Friday, March 6, 2020
Mackinac Straits Corridor Authority
James R. Richardson
Mackinac Straits Corridor Authority members:
Your meeting today discusses the proposed Enbridge oil tunnel, a project that may or may not happen depending on the outcome of court decisions and whether Enbridge actually intends to construct a tunnel.
We strongly urge you to not waste more public funds and put all activities toward permitting an oil tunnel on hold unless and until Enbridge demonstrates conclusively through signed agreements and financial transparency that Michigan taxpayers won’t be on the hook for billions of dollars in damages from a catastrophic Line 5 pipeline rupture.
There is no end date for the dangerous twin Line 5 pipelines operating in the open waters of the Great Lakes. The Enbridge-Corridor Authority sweetheart deal doesn’t even guarantee that Enbridge will build an oil tunnel in the Straits of Mackinac but it does put Michigan taxpayers at risk for damages from a Line 5 pipeline that will continue to operate in the open waters of the Great Lakes and can rupture at any moment.
A 2018 spending request from the former Snyder administration pegged the initial bill for Michigan taxpayers at $4.5 million, money intended for the Corridor Authority despite promises from Enbridge and the former governor that the proposed oil tunnel would be cost-free for Michigan taxpayers. But that's small change compared to the liability risk Michigan taxpayers face because of the sweetheart tunnel deal with Enbridge. If there’s a catastrophic oil spill the State of Michigan could be left holding the bag for up to $45 billion dollars in unfunded liability under the Enbridge tunnel agreements.
An Analysis of the Enbridge Financial Assurances report to the State of Michigan by financial experts, the American Risk Management Resources Network, documents how the Enbridge-Snyder agreement on Line 5 may not be legally enforceable. The report looked specifically at Enbridge’s pledge that the company has $1.878 billion to cover cleanup costs if its Line 5 pipeline ruptured in the Straits of Mackinac, contaminating the Great Lakes.
Enbridge’s corporate structure is such that it could avoid liability because the agreement was signed by Enbridge Energy, Limited Partnership, Enbridge Energy Company, Inc. and Enbridge Energy Partners, L.P., the subsidiaries that operate the pipeline, while the company’s assets are controlled by Enbridge Inc., the parent company based in Canada. The parent company is not responsible for liabilities incurred by its subsidiaries, the analysis said.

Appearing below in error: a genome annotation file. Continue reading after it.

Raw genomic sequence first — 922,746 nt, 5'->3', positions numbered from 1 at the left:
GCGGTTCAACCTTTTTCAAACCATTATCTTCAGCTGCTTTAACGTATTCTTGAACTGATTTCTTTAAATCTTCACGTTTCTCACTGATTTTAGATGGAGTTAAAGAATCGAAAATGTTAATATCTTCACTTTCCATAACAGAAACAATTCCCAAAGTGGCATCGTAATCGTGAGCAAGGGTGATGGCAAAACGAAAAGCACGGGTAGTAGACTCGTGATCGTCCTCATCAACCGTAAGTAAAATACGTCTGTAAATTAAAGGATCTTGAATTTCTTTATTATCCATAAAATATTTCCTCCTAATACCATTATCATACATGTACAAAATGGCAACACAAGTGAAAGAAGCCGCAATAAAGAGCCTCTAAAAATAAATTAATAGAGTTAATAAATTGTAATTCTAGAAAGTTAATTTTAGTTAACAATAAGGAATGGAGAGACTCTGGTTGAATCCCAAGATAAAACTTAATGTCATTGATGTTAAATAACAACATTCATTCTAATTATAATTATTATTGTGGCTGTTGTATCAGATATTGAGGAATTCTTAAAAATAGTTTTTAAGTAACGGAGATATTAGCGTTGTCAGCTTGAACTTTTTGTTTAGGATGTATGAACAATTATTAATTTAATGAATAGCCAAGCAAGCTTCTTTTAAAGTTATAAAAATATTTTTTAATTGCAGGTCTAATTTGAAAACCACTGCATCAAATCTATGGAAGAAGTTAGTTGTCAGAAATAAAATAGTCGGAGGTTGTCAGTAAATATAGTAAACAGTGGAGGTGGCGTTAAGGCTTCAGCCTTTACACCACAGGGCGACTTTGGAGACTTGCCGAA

An examination of company records and statements indicates the parent company’s responsibility to cover cleanup costs would be a “purely voluntary endeavor,”, according to the state’s financial assurances analysis.
Enbridge says that we should trust them to honor their word about covering damages from a Line 5 pipeline rupture and they cite the sweetheart deal with the Corridor Authority and a federal law they claim guarantees that Michigan’s taxpayers would not be on the hook for the cost of a catastrophic pipeline rupture. As usual, Enbridge is not telling the truth.
The truth is the Oil Pollution Act of 1990 would cap Enbridge’s liability at $350 million and may not even require that in the event of a rupture involving a third party--as would be the case in anchor strikes involving Line 5--or “an act of God.” Enbridge cites its Second Agreement with the Corridor Authority in defending their promise to cover oil spill damages. But that agreement--negotiated by a former Snyder administration official now with a law firm that billed the state more than $232,000 for work related to the Enbridge deal--is riddled with escape hatches. The Second Agreement language on liability indicates Enbridge has the option of deciding whether its parent company or its subsidiaries will maintain liability coverage capped at $1.878 billion. The decision on which Enbridge entity is liable for oil spill damages is entirely up to Enbridge.
The truth is Enbridge--the parent company--has not signed any agreements with the State of Michigan that would guarantee taxpayers would not be on the hook for damages.
The truth is Enbridge’s ability to pay if Line 5 ruptures is an open question that has never been independently confirmed by the State of Michigan.
The truth is that as a corporation headquartered in Canada, Michigan’s ability to access Enbridge’s assets in the event of a catastrophic oil pipeline rupture may be limited.
The Mackinac Straits Corridor Authority should not be a front for Enbridge but should look out for Michigan taxpayers and our Great Lakes. The Corridor Authority must ensure Enbridge guarantees in writing that the parent company has legal liability for a Line 5 rupture. The Corridor Authority must require Enbridge to have guarantees of payments for all oil spill victims backed by a bond or liability insurance specifically for Line 5. The insurance must name the State of Michigan as an additional insured in order to protect Michigan taxpayers. The Corridor Authority must require more thorough and comprehensive financial data from Enbridge beyond what is in the agreements.
Unless or until those prudent measures are taken, the Corridor Authority should halt any activities related to permitting the tunnel.
Sean McBrearty, Oil & Water Don’t Mix
Oil & Water Don’t Mix Steering Committee
Chippewa Ottawa Resource Authority, Clean Water Action, FLOW (For Love of Water), Groundwork Center for Resilient Communities, League of Women Voters of Michigan, Michigan Climate Action Network, Michigan Environmental Council, Northern Michigan Environmental Action Council, Sierra Club, Straits Area Concerned Citizens for Peace, Justice and the Environment, Straits of Mackinac Alliance, Sunrise Movement, TC 350
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